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Date of Award

2009

Document Type

Thesis - Pacific Access Restricted

Degree Name

Master of Science (M.S.)

Department

Biological Sciences

First Advisor

Charles G. Anderson

First Committee Member

Stacy Luthy

Second Committee Member

Mark Brunell

Third Committee Member

Dale McNeal

Abstract

The invasion of riparian habitats by the exotic plant, Arundo donax L., commonly known as the giant reed is one of the greatest threats to ecosystems in Central and Southern California. There have been several efforts to eradicate this plant with varying control methods. This study evaluated some previously known techniques of controlling the giant reed in addition to some novel methodologies to determine the most effective approach. The study site is a section of the Lower Calaveras River that transects University of the Pacific's campus and is a prime example of the devastation caused by the giant reed.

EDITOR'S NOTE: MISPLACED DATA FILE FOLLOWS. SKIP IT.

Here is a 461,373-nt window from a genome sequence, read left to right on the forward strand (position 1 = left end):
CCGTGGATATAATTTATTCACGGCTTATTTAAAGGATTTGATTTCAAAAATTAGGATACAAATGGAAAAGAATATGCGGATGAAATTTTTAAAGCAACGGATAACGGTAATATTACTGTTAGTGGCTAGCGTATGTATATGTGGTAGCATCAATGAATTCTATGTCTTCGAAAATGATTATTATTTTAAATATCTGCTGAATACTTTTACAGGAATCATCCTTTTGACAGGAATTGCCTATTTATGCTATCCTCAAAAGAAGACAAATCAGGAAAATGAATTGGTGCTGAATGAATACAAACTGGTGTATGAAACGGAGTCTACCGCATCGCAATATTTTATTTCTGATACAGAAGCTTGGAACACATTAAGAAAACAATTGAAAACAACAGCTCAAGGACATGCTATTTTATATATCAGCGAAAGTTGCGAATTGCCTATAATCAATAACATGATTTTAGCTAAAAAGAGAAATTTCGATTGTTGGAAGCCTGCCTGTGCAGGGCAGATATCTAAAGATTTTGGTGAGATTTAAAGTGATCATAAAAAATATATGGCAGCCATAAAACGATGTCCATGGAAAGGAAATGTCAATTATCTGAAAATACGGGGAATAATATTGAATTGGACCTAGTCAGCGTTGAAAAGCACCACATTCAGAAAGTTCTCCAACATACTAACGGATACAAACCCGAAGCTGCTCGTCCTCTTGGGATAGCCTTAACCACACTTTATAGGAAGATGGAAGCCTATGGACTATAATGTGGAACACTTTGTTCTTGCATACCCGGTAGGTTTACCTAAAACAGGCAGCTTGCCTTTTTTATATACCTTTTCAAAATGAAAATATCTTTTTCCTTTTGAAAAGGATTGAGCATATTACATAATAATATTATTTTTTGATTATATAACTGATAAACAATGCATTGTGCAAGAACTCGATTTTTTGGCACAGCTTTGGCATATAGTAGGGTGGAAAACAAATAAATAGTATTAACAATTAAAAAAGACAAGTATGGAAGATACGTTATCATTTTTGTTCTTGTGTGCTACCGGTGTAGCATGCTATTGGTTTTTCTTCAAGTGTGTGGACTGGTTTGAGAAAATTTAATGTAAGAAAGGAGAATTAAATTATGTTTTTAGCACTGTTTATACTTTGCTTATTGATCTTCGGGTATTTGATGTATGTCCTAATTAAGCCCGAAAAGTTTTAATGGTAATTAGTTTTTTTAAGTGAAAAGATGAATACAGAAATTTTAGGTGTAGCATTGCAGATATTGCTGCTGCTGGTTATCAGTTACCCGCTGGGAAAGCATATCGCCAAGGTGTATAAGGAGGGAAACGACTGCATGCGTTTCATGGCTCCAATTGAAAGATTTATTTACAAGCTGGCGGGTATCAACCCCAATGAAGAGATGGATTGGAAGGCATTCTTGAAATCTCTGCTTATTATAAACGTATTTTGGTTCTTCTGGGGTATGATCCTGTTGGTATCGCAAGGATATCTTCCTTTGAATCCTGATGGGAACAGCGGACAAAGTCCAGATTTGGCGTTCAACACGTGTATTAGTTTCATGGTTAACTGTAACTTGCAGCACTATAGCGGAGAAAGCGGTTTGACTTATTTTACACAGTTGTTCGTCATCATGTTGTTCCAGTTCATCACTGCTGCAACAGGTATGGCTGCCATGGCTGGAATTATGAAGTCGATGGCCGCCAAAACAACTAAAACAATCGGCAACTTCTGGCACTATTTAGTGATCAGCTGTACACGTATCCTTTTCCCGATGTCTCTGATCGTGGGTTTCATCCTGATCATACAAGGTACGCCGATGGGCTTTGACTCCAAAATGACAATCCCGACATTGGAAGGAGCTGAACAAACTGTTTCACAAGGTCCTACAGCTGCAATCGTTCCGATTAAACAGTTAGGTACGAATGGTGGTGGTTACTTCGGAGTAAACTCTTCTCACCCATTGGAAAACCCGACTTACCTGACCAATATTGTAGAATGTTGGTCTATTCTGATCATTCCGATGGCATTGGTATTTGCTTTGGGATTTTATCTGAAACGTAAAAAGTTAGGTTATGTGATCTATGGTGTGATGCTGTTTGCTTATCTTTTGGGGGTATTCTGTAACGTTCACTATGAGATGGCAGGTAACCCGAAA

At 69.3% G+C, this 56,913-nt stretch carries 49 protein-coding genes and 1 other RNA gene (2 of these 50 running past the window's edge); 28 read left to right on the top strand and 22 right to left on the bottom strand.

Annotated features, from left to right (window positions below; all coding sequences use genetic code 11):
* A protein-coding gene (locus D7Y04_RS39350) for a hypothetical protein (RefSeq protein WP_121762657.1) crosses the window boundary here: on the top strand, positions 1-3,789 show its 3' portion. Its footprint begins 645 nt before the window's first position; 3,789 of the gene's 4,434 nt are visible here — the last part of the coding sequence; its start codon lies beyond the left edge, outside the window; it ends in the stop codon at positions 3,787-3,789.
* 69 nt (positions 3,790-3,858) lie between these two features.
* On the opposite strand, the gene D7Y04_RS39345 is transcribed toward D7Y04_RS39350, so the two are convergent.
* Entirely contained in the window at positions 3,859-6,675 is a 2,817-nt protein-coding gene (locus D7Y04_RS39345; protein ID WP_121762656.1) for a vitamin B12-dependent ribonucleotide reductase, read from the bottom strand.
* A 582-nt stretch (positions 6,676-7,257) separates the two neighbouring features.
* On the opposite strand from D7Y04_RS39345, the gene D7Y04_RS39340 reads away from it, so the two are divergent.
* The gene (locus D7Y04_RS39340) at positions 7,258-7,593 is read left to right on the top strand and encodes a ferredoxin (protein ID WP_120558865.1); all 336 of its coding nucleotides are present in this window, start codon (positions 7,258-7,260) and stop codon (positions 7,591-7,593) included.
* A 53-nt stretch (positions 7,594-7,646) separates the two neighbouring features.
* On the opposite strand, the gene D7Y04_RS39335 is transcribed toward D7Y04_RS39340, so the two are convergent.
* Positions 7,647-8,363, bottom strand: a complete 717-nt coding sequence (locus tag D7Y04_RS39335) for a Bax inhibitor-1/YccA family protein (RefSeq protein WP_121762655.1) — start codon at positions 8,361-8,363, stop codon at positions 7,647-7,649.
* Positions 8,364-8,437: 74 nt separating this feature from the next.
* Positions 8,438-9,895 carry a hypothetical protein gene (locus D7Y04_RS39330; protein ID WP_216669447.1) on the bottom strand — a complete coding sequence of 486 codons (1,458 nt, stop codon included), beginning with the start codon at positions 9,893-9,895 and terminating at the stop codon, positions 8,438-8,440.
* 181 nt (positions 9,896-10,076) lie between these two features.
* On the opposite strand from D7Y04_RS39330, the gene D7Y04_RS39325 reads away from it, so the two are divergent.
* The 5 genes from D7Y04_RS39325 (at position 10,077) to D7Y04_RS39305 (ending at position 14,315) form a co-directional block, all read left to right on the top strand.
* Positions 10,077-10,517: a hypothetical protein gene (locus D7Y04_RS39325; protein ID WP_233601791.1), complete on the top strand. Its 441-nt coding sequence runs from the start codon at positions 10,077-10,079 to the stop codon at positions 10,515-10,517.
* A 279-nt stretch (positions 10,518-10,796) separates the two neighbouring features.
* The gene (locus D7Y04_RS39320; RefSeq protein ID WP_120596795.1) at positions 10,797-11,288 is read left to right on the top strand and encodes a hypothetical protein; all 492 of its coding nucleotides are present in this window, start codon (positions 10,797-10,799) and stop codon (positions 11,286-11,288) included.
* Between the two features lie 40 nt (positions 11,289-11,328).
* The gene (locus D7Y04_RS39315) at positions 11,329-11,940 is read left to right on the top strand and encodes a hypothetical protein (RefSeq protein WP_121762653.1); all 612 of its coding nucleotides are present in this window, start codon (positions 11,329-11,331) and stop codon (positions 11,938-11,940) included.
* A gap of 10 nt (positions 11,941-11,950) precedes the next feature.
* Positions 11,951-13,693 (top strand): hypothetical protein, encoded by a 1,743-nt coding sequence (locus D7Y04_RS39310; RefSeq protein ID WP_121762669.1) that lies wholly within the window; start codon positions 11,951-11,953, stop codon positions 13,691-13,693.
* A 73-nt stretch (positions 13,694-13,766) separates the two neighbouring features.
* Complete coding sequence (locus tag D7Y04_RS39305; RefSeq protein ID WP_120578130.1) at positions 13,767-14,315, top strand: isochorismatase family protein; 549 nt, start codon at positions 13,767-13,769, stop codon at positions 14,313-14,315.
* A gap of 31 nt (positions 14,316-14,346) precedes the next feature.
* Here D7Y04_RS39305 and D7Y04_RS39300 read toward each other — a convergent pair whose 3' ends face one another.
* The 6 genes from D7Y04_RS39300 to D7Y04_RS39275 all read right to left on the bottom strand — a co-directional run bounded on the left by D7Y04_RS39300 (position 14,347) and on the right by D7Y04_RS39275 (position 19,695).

The project site was cut and cleared over a period of eight months and divided into fourteen plots. Seven different techniques including a control were selected and each treatment was randomly applied to two plots. The methods chosen were: "cut, resprout and spray", "cut-stem, spray", "chip and compost", "chip and tarp", "compost" and "compost and tarp". The response variables were the "mean regrowth height", "mean circumference of stalks" and the "number of resprouted stalks". A repeated measures ANOVA was used to analyze the response variables.

The "compost and tarp" method had the lowest number of resprouted stalks and was also significantly different from the control treatment. None of the other techniques were significantly different from the control but the "compost" method showed some promise. Based on this study, the "compost and tarp" technique is the most effective treatment. The data collection for this study was limited and future experiments should be conducted on a longer time scale to assess the effectiveness of these methods. Further research should also be conducted to evaluate the effectiveness of various biotic factors on the growth of A. donax, which could enhance the efficacy of methodologies currently used to control this introduced invasive plant.

Pages

76

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